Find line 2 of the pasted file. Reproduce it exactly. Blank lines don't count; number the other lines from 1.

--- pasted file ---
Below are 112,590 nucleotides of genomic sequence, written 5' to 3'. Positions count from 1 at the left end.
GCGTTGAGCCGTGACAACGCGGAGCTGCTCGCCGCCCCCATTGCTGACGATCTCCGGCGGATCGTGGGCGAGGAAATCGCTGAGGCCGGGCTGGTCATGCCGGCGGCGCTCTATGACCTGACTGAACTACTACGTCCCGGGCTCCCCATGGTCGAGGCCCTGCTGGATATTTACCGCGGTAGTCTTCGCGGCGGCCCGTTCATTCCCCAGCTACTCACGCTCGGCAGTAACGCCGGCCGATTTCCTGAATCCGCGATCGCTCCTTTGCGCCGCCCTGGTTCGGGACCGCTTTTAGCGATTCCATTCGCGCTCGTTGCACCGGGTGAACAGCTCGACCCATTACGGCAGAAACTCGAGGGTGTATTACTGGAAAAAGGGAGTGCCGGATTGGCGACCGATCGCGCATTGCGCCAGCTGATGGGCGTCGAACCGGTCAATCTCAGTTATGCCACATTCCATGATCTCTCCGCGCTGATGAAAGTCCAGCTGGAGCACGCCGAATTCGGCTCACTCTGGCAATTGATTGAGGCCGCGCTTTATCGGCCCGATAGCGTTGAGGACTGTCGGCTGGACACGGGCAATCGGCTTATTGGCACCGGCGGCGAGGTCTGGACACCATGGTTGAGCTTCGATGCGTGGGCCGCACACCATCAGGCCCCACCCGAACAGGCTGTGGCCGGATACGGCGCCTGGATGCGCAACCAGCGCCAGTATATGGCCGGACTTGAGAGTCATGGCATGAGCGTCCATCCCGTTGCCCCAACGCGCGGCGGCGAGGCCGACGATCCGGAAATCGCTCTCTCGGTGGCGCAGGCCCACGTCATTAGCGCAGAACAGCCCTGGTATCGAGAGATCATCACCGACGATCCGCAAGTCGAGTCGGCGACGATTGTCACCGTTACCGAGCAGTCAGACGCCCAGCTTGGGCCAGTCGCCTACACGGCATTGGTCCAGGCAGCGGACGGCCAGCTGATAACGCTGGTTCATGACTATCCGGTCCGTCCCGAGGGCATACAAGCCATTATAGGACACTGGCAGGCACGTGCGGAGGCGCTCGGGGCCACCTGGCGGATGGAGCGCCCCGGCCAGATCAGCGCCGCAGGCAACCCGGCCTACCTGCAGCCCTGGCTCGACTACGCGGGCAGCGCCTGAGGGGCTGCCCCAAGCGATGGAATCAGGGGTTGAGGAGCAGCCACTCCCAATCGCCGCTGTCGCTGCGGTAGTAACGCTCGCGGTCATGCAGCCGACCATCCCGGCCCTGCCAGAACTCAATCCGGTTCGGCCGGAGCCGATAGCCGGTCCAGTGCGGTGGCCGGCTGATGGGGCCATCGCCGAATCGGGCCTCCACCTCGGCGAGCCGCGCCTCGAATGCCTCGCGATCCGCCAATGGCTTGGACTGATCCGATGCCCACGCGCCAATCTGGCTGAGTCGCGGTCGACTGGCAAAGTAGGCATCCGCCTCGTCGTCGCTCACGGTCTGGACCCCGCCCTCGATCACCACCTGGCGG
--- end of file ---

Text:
GCGTTGAGCCGTGACAACGCGGAGCTGCTCGCCGCCCCCATTGCTGACGATCTCCGGCGGATCGTGGGCGAGGAAATCGCTGAGGCCGGGCTGGTCATGCCGGCGGCGCTCTATGACCTGACTGAACTACTACGTCCCGGGCTCCCCATGGTCGAGGCCCTGCTGGATATTTACCGCGGTAGTCTTCGCGGCGGCCCGTTCATTCCCCAGCTACTCACGCTCGGCAGTAACGCCGGCCGATTTCCTGAATCCGCGATCGCTCCTTTGCGCCGCCCTGGTTCGGGACCGCTTTTAGCGATTCCATTCGCGCTCGTTGCACCGGGTGAACAGCTCGACCCATTACGGCAGAAACTCGAGGGTGTATTACTGGAAAAAGGGAGTGCCGGATTGGCGACCGATCGCGCATTGCGCCAGCTGATGGGCGTCGAACCGGTCAATCTCAGTTATGCCACATTCCATGATCTCTCCGCGCTGATGAAAGTCCAGCTGGAGCACGCCGAATTCGGCTCACTCTGGCAATTGATTGAGGCCGCGCTTTATCGGCCCGATAGCGTTGAGGACTGTCGGCTGGACACGGGCAATCGGCTTATTGGCACCGGCGGCGAGGTCTGGACACCATGGTTGAGCTTCGATGCGTGGGCCGCACACCATCAGGCCCCACCCGAACAGGCTGTGGCCGGATACGGCGCCTGGATGCGCAACCAGCGCCAGTATATGGCCGGACTTGAGAGTCATGGCATGAGCGTCCATCCCGTTGCCCCAACGCGCGGCGGCGAGGCCGACGATCCGGAAATCGCTCTCTCGGTGGCGCAGGCCCACGTCATTAGCGCAGAACAGCCCTGGTATCGAGAGATCATCACCGACGATCCGCAAGTCGAGTCGGCGACGATTGTCACCGTTACCGAGCAGTCAGACGCCCAGCTTGGGCCAGTCGCCTACACGGCATTGGTCCAGGCAGCGGACGGCCAGCTGATAACGCTGGTTCATGACTATCCGGTCCGTCCCGAGGGCATACAAGCCATTATAGGACACTGGCAGGCACGTGCGGAGGCGCTCGGGGCCACCTGGCGGATGGAGCGCCCCGGCCAGATCAGCGCCGCAGGCAACCCGGCCTACCTGCAGCCCTGGCTCGACTACGCGGGCAGCGCCTGAGGGGCTGCCCCAAGCGATGGAATCAGGGGTTGAGGAGCAGCCACTCCCAATCGCCGCTGTCGCTGCGGTAGTAACGCTCGCGGTCATGCAGCCGACCATCCCGGCCCTGCCAGAACTCAATCCGGTTCGGCCGGAGCCGATAGCCGGTCCAGTGCGGTGGCCGGCTGATGGGGCCATCGCCGAATCGGGCCTCCACCTCGGCGAGCCGCGCCTCGAATGCCTCGCGATCCGCCAATGGCTTGGACTGATCCGATGCCCACGCGCCAATCTGGCTGAGTCGCGGTCGACTGGCAAAGTAGGCATCCGCCTCGTCGTCGCTCACGGTCTGGACCCCGCCCTCGATCACCACCTGGCGG